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Fly Fishing in Utah - The Middle Provo in the Winter

Fly Fishing in Utah - The Middle Provo in Winter

Regardless of your skill level, the Middle Provo River, in the Heber Valley just outside of Park City, Utah, might offer the most approachable and scenic winter fly fishing in America. Whether you come to the Provo as a novice or an expert you will find something here to challenge, inspire, and certainly reward your visit.


To start off, “the Middle” as it is locally known, has a truly unique and successful restoration story. All of the dynamics that challenge riparian conservation came together earnestly in the Heber Valley between 1999 and 2008. The State of Utah, The Feds, the local ranchers, and the NGOs all worked together to comprehensively restore the Middle Provo. They reduced the ditch-banks, fenced the herds, silenced the motors, added miles of new channel and restored a postcard-worthy high valley. Today it is 13 miles of the most beautiful and healthy blue ribbon tailwaters perhaps anywhere outside of a Wilderness Area. And there is no time of year more suited to experiencing this accomplishment than deep snowy winter.


The Provo is well known for challenging rocky straights interrupted by perfect pools and lots of small “buckets”. Thanks to the restoration, it enjoys healthy and robust all-season hatches. The Fishing pressure is also well known, for good reason. The pressure eases off notably in the Winter, but be open to walking the next bend. (Cross country skiing is the only other use allowed along the Provo). The days are shorter and slower, but the beauty and rewards of staying focussed are unequaled.


All the poetry of fly fishing will welcome you the Heber Valley in winter. One the best kept secrets within this secret is how easy it is for visitors to sneak away from “shredding the powder” at Park City’s mega ski areas to go “slay the browns”.


The minute you get your waders in the water you will be standing among 3000 fish per mile. Most of them are experienced, well fed, healthy mid-sized Browns. You might have a surprise Rainbow or a Bonneville Cutthroat from time to time. There might also be a few surprises coming up from Deer Creek reservoir at the lower end of the valley. The fish in the Provo are very catchable for every skill level if you don’t take shortcuts, but you will earn every fish you catch.

Imagine casting snow banked waters a mile above sea level. The Middle Provo is a perfect river to expand your personal mobility and climate comfort zones. Start your winter fishing trip focussed on staying slow, comfortable and safe. It is an easy river to access so you can test your layering as you go. The trails are obvious, the very few fences are pass-through gated and the parking areas have excellent map and information kiosks. You won’t be alone either. The scene on the Provo tends to be as friendly as it gets so local information is typically close by.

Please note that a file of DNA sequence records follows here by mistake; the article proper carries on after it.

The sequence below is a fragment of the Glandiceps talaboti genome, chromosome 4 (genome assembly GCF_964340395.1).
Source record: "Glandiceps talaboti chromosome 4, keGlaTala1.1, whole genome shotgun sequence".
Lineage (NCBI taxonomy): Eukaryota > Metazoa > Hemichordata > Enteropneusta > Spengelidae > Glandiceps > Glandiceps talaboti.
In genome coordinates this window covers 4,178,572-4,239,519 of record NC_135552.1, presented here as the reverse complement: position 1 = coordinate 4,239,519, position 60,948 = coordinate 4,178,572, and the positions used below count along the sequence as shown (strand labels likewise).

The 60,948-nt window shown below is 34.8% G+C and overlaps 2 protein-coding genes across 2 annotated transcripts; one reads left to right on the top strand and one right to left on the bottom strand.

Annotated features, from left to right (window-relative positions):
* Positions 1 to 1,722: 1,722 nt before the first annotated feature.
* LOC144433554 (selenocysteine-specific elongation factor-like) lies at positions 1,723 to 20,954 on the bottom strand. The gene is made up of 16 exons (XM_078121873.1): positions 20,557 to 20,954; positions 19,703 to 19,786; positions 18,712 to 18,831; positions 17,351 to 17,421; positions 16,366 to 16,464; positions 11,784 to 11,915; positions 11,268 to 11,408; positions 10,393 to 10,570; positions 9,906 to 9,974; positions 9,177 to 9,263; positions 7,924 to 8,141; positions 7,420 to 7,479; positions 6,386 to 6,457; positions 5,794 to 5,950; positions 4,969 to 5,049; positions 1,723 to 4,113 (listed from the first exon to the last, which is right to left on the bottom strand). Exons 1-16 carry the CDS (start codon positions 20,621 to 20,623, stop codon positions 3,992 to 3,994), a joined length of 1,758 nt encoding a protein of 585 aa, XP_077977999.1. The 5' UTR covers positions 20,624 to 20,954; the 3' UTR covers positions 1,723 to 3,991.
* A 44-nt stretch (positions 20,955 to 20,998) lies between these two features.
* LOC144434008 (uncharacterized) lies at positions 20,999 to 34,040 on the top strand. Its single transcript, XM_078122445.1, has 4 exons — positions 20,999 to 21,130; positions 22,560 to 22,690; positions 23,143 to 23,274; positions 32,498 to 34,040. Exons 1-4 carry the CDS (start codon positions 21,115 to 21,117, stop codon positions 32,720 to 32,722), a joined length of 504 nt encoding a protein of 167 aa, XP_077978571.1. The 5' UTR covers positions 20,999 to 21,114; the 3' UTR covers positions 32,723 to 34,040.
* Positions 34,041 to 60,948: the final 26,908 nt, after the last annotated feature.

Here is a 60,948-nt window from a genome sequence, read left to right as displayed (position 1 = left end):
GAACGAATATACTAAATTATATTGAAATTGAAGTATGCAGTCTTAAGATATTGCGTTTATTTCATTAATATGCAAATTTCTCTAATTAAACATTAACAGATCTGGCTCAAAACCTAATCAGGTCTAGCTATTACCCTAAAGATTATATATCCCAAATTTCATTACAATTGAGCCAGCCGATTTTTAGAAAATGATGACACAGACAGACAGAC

Daytime temperatures tend to be mild by Midwestern standards with highs between 35 and 40 (F) commonplace. Lows dip towards single digits but don’t let the postcard beauty fool you. The temps drop very fast in the early afternoons, and mornings can be bitter cold. Keep your belt tight, and be aware of the consequences of even a mild dip. 


Mountain tailwaters have other benefits for winter anglers. The flows from Jordanelle reservoir are predictably moderate to low. Perhaps even more importantly, coming from the bottom of the reservoir, the water temperatures are very consistent. Remember that fish are much less likely to feed or rise when the water gets below about 40 degrees. You really do need a thermometer when winter casting. If the water is too cold don’t cast, but don’t quit, just watch for the sun and move downstream. The Provo usually has enough daytime warming to support good fishing all winter.


On the Winter Provo Midges Maketh the man. Come prepared to up your rig discipline, improve your entomology awareness and shrug off the hollywood casting. Snowbank sessions on The Middle offer will present enjoyable opportunities for new and intermediate anglers to advance their confidence and skills. The local nymphing rigs are iconic so a quick internet search of “Provo Rig” can help you prepare your expectations. (Remember to dip your rod to clear the ice off your guides.)


In slow winter waters fish can be very selective. Dry or submerged, fly choice matters every time. Especially if new to the Provo or to nymphing, you need to be prepared to change your flies to match tiny differences in the hatches or feeding action. If the nymphing get frustrating don’t stress it. 

Winter on the Middle is about the season not the rig. Streamers, terrestrials or even simple surface drys have a place. 


The Middle in winter seems made for trying new techniques or confidently enjoying simpler casting styles. The safe access, experience levels of the fish, need for focussed fly selection, and the abundance of less pressured overgrown shoreline sections make the Provo, especially in Winter and Spring conditions, one of the most beautiful places anywhere to shed the gear and flow into tenkara. If you are visiting for a snowsport vacation just remember: No matter what your travel situation is there is always room to pack for tenkara. 


The Middle Provo runs 13 miles between Jordanelle Dam upstream and the Deer Creek reservoir down stream. Easily accessible from Park City which is itself less than an hour from he SLC airport. The main parking areas are easily found and they have local map and information kiosks. The growing rural town of Heber is minutes away to the Middle Provo. Excellent guide and fly shops, along with all the other necessities, are readily available in Heber and Park City.

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